PAINTINGS depicting mental health and the lives of local farmers were recognized at this year’s Metrobank Art & Design Excellence (MADE) ceremony held on Sept. 19 at the LaPavillon in Pasay City.

MADE, formerly known as the Metrobank National Painting Competition, was founded by the late Metrobank Group founder and chairman Dr. George S.K. Ty in 1984 as a platform for expression on the economic and political climate of the Philippines at that time.

“George Ty envisioned art as a key element in democratic dialogue as an important investment for economic development,” president of Metrobank Foundation, Inc. Aniceto Sobrepeña said in his speech at the awarding ceremonies. “Art must not be separated from the pursuit of progress, but must go hand and hand with it.”

Held through the auspices of the Metrobank Foundation, Inc. (MBFI), MADE’s 35th year had the theme “Unleash.” It aimed “to reflect MBFl’s continuing advocacy to seek out and exalt Filipino visionaries — young individuals who bring vibrancy to the evolving art scene whether they are working with a blank canvas or a space waiting to be transformed,” said a press release.

Jayme Emille C. Lucas received the grand award in the Oil/Acrylic on Canvas category with his work Evanescing Lives from Homeland. The painting shows a snapshot of farmers standing on land they till.

Ms. Lucas was inspired by Hacienda Luisita in Tarlac where she lives, and had asked some of her relatives who are farmers to act as models for her work. “Pag gagawa kasi ako ng painting, kailangan connected din siya sa buhay ko (When I make a painting, it has to be connected to my life),” Ms. Lucas, a Bachelor of Arts Major in Advertising from the Tarlac State Univerity, told BusinessWorld after the ceremony.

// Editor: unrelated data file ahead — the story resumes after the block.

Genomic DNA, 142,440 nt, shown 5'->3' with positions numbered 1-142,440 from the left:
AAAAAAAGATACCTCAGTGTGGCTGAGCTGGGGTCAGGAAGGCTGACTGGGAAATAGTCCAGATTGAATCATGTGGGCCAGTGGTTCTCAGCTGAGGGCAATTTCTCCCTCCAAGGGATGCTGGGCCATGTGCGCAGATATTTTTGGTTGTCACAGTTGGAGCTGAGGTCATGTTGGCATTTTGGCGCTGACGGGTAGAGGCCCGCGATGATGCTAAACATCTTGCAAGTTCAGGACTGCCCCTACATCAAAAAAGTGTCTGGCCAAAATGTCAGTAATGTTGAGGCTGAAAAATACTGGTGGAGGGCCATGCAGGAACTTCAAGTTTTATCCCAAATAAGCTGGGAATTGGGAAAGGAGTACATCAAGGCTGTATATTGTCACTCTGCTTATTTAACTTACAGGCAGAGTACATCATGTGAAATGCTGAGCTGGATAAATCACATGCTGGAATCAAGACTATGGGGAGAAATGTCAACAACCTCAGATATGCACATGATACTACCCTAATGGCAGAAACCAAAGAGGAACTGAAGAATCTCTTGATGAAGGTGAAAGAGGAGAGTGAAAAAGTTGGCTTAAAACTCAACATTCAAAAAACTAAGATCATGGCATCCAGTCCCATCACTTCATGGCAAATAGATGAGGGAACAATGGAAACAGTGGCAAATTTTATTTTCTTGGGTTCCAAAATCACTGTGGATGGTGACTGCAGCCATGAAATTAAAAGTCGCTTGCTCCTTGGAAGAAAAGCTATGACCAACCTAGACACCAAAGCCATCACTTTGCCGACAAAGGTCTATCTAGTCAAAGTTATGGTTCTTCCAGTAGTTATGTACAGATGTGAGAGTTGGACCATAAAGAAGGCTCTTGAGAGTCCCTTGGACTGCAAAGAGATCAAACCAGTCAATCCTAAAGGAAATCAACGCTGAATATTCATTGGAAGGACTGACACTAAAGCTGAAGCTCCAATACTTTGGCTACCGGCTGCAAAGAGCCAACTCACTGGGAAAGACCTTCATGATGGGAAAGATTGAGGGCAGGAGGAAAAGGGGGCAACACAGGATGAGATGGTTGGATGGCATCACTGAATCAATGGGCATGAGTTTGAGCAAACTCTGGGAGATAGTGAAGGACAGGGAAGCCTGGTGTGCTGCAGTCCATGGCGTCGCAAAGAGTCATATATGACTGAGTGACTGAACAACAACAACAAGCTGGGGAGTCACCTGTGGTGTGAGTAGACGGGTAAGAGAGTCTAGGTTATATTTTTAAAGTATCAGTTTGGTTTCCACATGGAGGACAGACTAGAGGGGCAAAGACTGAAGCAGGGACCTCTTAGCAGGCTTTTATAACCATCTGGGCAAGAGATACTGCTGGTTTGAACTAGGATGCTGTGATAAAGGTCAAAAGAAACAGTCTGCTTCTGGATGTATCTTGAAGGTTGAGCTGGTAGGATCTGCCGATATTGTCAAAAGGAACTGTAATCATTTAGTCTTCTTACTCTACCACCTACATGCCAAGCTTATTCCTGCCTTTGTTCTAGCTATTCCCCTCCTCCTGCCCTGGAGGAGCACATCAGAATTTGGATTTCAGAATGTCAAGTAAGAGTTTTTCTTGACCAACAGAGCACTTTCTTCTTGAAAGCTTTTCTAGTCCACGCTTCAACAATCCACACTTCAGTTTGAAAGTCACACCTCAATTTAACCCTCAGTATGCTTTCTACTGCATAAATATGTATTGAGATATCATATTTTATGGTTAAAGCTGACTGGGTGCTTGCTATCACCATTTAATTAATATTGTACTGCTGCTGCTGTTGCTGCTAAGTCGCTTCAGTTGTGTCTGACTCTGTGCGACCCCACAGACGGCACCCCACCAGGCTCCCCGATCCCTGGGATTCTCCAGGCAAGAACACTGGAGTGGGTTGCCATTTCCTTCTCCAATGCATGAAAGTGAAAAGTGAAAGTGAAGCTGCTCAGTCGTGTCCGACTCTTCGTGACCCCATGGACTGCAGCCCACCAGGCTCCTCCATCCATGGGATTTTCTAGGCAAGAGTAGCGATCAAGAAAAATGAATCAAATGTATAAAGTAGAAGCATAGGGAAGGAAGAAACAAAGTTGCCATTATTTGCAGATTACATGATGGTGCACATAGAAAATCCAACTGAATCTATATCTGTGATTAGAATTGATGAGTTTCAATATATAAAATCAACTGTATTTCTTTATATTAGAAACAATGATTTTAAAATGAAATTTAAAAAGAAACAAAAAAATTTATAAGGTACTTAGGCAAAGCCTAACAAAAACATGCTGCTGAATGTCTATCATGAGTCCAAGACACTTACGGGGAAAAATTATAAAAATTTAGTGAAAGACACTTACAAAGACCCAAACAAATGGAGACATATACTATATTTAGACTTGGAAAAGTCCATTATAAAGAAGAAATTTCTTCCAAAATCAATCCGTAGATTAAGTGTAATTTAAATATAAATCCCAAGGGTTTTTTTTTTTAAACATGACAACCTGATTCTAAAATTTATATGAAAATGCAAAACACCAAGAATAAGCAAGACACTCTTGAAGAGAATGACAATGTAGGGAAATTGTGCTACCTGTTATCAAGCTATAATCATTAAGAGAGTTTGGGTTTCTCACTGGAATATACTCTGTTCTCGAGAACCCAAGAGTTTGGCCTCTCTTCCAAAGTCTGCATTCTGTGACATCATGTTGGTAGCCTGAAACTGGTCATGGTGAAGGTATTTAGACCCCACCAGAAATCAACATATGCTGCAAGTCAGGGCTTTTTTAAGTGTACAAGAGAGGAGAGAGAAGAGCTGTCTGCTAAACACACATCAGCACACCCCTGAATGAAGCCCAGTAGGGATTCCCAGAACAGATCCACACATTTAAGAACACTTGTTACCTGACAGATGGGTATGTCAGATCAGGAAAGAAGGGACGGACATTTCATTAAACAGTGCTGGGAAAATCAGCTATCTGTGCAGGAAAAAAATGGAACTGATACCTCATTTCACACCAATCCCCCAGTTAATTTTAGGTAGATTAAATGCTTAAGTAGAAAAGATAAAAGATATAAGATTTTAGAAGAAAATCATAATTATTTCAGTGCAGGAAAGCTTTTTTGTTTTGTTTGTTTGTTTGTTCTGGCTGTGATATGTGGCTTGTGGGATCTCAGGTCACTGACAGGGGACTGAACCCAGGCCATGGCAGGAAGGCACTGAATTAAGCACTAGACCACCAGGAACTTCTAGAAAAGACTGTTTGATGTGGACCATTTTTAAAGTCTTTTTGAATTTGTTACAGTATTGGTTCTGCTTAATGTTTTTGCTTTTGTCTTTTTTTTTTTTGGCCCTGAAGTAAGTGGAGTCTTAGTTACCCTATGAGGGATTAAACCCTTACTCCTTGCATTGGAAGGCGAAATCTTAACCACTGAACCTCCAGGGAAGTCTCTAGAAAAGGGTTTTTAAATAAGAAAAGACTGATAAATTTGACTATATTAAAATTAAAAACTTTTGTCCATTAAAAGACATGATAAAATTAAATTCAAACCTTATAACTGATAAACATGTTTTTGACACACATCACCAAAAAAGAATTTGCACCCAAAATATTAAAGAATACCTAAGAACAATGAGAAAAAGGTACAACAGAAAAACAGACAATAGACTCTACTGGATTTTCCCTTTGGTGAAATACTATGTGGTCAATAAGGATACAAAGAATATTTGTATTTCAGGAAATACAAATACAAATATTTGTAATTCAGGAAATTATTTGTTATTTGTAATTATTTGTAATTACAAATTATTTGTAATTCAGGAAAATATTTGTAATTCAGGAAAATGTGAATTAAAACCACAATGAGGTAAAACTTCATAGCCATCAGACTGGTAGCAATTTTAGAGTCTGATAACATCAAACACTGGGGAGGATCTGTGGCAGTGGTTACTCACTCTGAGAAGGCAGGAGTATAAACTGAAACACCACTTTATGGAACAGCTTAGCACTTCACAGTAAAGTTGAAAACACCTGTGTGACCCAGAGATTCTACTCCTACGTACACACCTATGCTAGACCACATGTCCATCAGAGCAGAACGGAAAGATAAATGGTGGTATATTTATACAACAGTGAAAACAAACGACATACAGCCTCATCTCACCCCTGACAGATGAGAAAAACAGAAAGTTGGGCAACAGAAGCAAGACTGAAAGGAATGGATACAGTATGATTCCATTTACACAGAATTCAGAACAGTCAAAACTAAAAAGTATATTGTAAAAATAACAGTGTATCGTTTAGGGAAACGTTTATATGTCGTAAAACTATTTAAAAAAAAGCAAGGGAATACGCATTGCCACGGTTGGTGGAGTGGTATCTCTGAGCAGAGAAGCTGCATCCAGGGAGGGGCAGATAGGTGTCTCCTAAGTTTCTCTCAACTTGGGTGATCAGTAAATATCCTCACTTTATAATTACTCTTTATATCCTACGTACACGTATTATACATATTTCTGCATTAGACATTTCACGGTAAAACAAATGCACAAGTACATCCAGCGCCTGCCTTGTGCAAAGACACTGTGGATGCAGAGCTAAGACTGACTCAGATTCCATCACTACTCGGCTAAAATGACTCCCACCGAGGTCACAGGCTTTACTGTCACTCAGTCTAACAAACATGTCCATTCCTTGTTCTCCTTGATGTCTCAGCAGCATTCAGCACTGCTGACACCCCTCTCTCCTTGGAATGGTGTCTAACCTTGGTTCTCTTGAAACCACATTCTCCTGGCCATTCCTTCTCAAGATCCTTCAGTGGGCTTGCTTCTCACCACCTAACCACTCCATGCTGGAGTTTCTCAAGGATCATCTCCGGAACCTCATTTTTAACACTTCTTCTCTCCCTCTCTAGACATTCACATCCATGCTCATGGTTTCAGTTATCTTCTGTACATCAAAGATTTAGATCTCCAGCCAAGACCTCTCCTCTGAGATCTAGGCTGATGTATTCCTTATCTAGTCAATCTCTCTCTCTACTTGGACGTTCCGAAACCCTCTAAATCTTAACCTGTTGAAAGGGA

The painting consists of orange bursts of color which create a human form. Ms. Lucas, a 22-year-old freelance artist, explained that she used subtractive light technique to depict her concept of “vanishing lives from the homeland.”

“Both the simplicity of life and my personal experiences are teaching me to see and magnify more things in life from the bottom status and up as I grow as a student and as an artist,” Ms. Lucas said in a statement.

Existence of Blue by Christian Jame F. Maglente received the grand award for the Watermedia on Paper category. The work shows a central figure with his head bowed to his knees with surrounded by bursts of color against a blue wall.

Dume-depende ako lagi sa emotion ko at sa mga bagay din na na-inspire ako ng matindi. Gusto ko rin na paiba-iba ang style ko kasi doon ko nararamdaman na malaya ako.(I always depend on my emotions and the things that inspire me the most. I also like to explore various styles because that is where I feel free),” Mr. Maglente said in a statement.

The 23-year-old artist from Quezon City is a Fine Arts (major in painting) graduate from the Eulogio Amang Rodriguez Institute of Science and Technology.

Ms. Lucas and Mr Maglente received P500,000, and a Mula glass trophy designed by 2009 Metrobank Prize for Achievement in Sculpture (MPAS) awardee Noell El Farol.

Aside from the top awards, there were several special citations given.

Christian Cedrick M. Dela Paz’s 25/7, which shows an image of a seated man in a jeepney, and Dave Alcon’s Upuan, which presents social, political, and economic hierarchies conveyed in a metaphor through a chair, both received special citations in the Oil/Acrylic on Canvas category. Arman Jay S. Aragao’s Walang Hihigit Pang Sandata, showing a central figure who abandons his duty in the army and holds a Bible, received a special citation in the Watermedia on Paper category.

This year’s Painting Recognition Program board of judges were multi-media artist Norberto “Peewee” Roldan, cultural worker and multi-media artist Katrin M. de Guia, painter Antonio “Tony” C. Leaño, art curator Andrick Caesar “Ricky” P. Francisco, and gallery owner Alberto E. Avellana.

No awardee was selected for the Sculpture Recognition Program. — Michelle Anne P. Soliman